At the beginning (for me) monsters were tiny jumbles of pixels, that vaguely looked like the wizard or dragon they represented. The C-64, Apple 2, TI-99 4a, TRS 80, and other home computers of the dawning era were graphical. Not VERY graphical, but graphical enough.
And I didn’t need much. As I played Telengard, Temple of Apshai, and Ultima, I could see the fiery dragons and the gleaming swords in my mind. When I go back and look at those old games today, I wonder where all the beautiful graphics went, proof that what I was seeing on the screen was not what I was SEEING in my mind.
I was seeing symbols, something…humans do exceptionally well.
Later I was introduced to Moria and Nethack, and all the decendants of Rogue. These games were even more symbolic! The text-only terminals that Rogue sprang from, rows of cold green glow populating engineering basements in colleges everywhere, wouldn’t even allow for a pictographic symbology. Snakes were small s, giant snakes were capital S, and the fiercest dragons were capital D.
You were an @.
Yet these games inspired and captivated, and they still do, despite modern console games, like Lost Odyssey, which depict monsters in beauty and detail enough to make you cry. Why? Symbology.
We, as a species, are just fine with symbols. We use them all the time. The characters you’re reading right now are a complex symbology of words and ideas, one of many humans have created and communicated with.
It’s clear from game history that, whenever possible, game symbology was pictographic. Even a 16×16 lump of pixels was SUPPOSED to look a bit like a dragon, with identifiable wings and legs. Even today’s graphics are, to a degree, symbolic. You still can’t smell the fetid reek of the dragon, or feel the heat from its scaly hide. And it’s still pictographic. A flying monster must still be depicted with wings.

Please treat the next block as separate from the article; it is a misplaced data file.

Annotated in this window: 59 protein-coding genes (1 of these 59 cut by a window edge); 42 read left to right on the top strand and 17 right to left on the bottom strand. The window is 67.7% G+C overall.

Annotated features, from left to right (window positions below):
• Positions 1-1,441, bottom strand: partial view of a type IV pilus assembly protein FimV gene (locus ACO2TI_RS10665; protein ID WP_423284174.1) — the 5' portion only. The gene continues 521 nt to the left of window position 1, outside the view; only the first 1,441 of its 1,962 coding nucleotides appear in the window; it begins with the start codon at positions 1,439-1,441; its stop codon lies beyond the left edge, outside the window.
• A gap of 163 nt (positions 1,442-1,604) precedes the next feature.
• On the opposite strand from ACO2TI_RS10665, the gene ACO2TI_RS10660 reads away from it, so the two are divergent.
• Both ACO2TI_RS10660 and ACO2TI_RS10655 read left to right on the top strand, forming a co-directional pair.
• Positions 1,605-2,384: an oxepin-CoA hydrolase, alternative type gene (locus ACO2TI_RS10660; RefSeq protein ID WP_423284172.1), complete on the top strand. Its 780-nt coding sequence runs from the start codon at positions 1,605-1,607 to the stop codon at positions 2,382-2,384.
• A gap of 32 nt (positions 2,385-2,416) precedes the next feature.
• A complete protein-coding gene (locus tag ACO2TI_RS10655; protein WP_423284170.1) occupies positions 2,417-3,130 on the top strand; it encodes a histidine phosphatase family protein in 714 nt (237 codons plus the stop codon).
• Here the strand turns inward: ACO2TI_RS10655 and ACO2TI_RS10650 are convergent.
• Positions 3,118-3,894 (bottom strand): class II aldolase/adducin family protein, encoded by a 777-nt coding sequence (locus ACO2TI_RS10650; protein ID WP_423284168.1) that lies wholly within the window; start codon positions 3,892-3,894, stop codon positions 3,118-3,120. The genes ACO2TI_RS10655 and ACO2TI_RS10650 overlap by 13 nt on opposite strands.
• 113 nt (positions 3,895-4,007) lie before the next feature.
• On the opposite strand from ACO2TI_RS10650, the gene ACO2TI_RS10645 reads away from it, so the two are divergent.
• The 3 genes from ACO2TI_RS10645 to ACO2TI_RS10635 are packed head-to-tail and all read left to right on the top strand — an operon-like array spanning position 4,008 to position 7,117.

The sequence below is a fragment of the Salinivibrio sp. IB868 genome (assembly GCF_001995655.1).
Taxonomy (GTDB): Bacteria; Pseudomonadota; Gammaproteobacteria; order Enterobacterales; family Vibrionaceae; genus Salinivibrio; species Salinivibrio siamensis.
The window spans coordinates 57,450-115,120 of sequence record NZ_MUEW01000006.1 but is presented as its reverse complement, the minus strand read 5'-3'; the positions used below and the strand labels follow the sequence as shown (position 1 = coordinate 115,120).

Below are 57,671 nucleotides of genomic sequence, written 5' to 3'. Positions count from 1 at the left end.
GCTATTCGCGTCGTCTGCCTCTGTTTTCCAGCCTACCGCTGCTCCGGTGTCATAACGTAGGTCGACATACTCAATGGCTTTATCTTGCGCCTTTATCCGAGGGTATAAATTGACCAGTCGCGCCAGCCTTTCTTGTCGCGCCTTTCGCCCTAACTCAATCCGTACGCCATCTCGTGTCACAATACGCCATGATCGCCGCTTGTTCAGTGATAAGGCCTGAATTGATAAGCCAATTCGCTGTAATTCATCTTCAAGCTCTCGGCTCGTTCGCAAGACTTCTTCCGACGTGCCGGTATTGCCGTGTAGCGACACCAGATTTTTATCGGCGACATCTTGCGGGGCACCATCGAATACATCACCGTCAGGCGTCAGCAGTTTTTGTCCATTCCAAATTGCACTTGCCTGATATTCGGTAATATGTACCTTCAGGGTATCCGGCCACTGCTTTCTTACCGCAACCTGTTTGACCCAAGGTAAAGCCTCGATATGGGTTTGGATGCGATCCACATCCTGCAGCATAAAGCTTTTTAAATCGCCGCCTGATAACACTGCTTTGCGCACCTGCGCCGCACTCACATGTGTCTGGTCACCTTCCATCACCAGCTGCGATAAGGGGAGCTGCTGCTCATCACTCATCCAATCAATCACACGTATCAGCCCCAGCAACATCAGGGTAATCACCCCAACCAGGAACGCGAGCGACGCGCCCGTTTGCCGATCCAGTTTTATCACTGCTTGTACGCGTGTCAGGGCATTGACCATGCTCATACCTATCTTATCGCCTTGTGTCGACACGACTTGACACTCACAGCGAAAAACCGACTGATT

But even though the alternate symbology of Rogue was born out of simple hardware limitations, it offers interesting insights. First, there’s no doubt that an alternate symbology represents a learning curve, and many players don’t want to climb it. Second, when people finish climbing the hill, the symbols become nearly invisible, translated into the "real thing". Remember the line in the Matrix movie: "I don’t even see the code anymore, all I see is a brunette, red head.."
The above paragraph reveals the problem with designing and using a new symbology of monsters, and also the amazing potential. But why? Why go through the trouble of inventing and implementing a new symbology? That’s the real point of this post.
One would use a new symbology to solve intractable problems with the existing symbologies, and there are several. 3rd person cameras always suck. Beautiful artwork is always expensive. Polygon people are always sticking their feet through the floors and bushes. Animations can be jumpy and discontinuous. Games are slaves to the clock (on many levels). Avatars are often forced to run from place to place. Games are stuck in a rut.
And there are many limitations forced upon game developers by being "realistic". Plants must always be green. Blood must always be red (or gray for Germany). Computer screens can still only show 256 shades of red, green, and blue (though HDR is a neat trick to "expand" that). the scale of the rectangular screen must be uniform all the way across. Players cannot triple-wield, or leave their hand behind to hold a button down.
In the end, I’ll have to put my money where my mouth is on this, and actually come up with such a game. I’m not sure I can, but I’m sure I’ll try.